So, with so much depending on what you are doing where and with whom... and so much social, regional and international fragmentation, however there are some key considerations to take into account:
  1. what device is it running on? which will affect many things, but in short, running in  a sandbox without native extensions will be slower on things like
  2. refresh rate: while low end Java devices and even proprietary runtimes like Offscreen Media's were running 50-100 frames per second, the first web runtimes were at 3-5, with the best developers on best devices eeking out 10-15. Even if you get this much higher, its still a limiting factor over native, and those pushing the boundaries will always prefer native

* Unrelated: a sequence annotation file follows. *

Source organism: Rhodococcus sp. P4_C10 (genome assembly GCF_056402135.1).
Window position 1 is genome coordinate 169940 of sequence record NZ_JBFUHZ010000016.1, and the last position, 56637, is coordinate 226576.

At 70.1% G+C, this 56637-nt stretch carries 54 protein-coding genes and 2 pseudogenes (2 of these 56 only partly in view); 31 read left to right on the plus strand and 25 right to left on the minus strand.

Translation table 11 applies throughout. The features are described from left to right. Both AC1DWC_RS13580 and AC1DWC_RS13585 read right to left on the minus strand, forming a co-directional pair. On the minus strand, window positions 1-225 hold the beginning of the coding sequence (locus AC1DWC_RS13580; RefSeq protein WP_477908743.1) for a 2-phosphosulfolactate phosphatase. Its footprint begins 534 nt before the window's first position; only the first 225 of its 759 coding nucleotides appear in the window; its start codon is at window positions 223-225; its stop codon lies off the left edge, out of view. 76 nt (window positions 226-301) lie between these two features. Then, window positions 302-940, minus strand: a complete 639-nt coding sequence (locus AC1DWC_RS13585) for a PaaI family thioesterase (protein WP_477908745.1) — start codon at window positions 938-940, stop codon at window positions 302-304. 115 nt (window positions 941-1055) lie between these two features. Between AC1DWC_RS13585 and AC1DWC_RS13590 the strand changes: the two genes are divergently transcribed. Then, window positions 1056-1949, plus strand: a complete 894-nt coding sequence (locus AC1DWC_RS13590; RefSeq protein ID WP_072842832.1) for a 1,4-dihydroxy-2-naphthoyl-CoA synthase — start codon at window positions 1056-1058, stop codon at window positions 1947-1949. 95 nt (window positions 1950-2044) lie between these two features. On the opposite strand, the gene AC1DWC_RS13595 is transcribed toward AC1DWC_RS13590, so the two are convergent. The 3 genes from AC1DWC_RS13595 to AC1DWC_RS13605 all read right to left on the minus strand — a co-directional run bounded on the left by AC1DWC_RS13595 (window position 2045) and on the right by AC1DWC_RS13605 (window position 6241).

3. how many platforms are you going to distribute on. Its all very very well having a cross platform app and cross platform intentions, but do you have the time and resources to update APIs across 20 stores, check 100's devices, upload across many platforms, have the project management and roadmap skills to manage the process, etc, etc.
  4. What is your target audience now and later. if you are going after advanced users and then mass market then native first, html5 later maybe an option, if revered, then reversed, obviously. if you have a product like Sonos, why go to the extra effort of making the platform universal when all your customers will have at least one android or iOS phone or tablet at their disposal?
  5. What regions are you looking at? HTML5 will play better to strong growths in ever cheaper smartphones, like Africa, vs those with a solid smartphone base (Nokia in parts of Asia and Latam, others varied in US, Europe and ROW)